Lockheed Martin's terrifyingly simple Samarai maple seed drone has emerged for another demonstration, promising swarms of remote surveillance small enough to be launched by hand indoors. The drone - which has just two moving parts and uses complex image stabilization processing to produce a stable video stream despite its tumbling movements - has been shrunk down along the way, with Lockheed developing a smaller, 17cm version of the 30cm original. The goal is simple: bypass expensive and vulnerable spy planes and large drones with a cloud of near-disposable Samarai.
Lockheed first widely showed the drone last year, though work on the project began back in 2007 as part of a DARPA project called "nano air." "Think about dropping a thousand of these out of an aircraft" the company's Intelligent Robotics Lab chief Bill Borgia told TPM, "Think about the wide area over which one collects imagery ... you could send thousands of these inexpensive aircraft."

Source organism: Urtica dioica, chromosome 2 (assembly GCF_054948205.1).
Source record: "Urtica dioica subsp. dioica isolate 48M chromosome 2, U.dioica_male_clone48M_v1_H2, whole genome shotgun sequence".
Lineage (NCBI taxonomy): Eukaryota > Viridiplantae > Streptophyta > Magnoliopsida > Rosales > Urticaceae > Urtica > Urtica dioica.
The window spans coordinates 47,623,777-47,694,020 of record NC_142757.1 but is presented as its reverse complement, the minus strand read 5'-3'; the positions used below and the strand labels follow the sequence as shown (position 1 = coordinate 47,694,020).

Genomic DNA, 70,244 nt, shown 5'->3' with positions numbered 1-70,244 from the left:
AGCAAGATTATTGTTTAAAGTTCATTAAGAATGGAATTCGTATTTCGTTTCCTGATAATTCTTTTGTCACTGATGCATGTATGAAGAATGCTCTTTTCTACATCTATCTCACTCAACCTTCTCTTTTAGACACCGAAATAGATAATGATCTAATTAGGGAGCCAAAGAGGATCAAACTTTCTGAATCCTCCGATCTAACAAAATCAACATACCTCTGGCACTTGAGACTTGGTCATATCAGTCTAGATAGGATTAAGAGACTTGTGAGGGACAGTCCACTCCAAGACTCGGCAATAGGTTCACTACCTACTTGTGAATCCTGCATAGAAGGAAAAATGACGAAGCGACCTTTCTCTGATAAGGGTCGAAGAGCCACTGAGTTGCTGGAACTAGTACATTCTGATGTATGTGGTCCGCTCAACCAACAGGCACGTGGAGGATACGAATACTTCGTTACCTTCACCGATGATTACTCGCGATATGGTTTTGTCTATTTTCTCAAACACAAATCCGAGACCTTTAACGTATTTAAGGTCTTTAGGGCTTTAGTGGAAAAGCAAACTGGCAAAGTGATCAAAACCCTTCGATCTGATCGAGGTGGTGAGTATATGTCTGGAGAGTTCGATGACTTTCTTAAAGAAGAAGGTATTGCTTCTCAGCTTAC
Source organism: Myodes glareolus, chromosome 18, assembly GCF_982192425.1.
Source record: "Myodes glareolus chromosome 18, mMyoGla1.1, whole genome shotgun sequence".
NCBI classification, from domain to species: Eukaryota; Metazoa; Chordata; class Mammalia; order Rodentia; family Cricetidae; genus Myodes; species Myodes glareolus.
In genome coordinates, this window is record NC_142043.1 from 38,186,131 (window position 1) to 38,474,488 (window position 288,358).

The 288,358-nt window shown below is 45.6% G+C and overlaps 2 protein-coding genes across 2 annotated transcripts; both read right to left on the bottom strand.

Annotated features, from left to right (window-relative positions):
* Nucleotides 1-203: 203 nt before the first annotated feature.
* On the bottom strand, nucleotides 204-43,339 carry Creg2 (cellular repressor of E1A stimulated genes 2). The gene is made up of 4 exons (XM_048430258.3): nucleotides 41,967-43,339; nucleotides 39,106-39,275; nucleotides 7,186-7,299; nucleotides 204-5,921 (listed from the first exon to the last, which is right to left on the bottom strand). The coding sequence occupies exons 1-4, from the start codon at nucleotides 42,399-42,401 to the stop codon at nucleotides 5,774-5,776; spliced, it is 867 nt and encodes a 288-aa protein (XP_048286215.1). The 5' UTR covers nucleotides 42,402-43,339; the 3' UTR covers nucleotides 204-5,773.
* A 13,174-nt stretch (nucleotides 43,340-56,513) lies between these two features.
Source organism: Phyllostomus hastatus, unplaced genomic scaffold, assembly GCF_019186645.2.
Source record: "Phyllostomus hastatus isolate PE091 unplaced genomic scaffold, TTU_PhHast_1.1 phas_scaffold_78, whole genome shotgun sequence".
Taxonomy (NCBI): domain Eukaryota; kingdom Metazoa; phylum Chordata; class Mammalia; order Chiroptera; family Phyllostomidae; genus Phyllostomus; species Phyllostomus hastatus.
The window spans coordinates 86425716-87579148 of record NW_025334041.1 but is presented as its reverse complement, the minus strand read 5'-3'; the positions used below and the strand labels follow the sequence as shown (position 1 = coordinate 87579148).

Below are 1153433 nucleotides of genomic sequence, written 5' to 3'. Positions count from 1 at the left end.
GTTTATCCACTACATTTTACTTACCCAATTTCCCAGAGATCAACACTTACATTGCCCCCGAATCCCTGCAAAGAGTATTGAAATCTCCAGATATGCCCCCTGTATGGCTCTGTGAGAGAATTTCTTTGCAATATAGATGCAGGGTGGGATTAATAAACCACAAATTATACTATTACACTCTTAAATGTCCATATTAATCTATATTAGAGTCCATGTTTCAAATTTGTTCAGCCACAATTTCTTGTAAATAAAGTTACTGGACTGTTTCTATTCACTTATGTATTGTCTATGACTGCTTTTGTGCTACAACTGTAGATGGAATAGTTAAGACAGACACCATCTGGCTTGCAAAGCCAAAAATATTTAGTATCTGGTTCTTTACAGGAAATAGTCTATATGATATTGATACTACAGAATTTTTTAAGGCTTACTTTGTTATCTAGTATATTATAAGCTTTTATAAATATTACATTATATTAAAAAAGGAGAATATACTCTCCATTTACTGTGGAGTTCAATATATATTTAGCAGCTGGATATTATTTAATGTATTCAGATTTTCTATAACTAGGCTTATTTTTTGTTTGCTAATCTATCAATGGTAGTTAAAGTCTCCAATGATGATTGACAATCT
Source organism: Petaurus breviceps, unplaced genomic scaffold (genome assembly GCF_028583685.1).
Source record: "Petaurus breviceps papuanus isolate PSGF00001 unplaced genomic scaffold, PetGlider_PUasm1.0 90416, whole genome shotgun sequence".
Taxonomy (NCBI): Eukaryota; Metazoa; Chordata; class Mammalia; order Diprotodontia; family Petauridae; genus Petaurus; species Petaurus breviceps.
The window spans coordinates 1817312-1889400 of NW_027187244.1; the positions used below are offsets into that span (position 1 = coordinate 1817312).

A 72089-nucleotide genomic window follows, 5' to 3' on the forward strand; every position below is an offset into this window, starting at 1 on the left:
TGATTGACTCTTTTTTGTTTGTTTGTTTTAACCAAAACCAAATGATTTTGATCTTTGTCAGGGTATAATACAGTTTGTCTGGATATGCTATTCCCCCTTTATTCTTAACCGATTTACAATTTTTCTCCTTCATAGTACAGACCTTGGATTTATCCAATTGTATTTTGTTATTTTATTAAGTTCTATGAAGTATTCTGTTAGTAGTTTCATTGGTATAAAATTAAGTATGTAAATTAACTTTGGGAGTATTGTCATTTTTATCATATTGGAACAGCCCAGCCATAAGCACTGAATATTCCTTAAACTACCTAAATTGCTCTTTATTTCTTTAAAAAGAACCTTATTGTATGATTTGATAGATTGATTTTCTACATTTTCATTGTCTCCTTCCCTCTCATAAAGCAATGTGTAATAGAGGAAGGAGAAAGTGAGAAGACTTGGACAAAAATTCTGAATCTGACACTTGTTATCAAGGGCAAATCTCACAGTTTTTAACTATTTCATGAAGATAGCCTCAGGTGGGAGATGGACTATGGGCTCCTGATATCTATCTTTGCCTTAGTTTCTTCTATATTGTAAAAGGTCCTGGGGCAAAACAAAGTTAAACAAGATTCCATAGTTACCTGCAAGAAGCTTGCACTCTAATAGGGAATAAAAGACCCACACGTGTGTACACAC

The drone - which looks like an oversized maple seed - is remotely controlled from a tablet, and supports 360-degree panning and tilting from its single camera. The camera itself does not move; instead, the constant motion of the craft itself is relied upon and "algorithms sort of de-rotate the video and turn it back into a frame-by-frame view."
Both battery- and carbon-fuel-powered versions have been trialled, though Lockheed is keeping details like potential flight-time and range close to its chest. However, Borgia confirmed that it is not only in talks with possible customers but working on a Samarai that is smaller again, even down to the size of an actual maple seed. That would make it exceptionally difficult to target in anti-surveillance sweeps.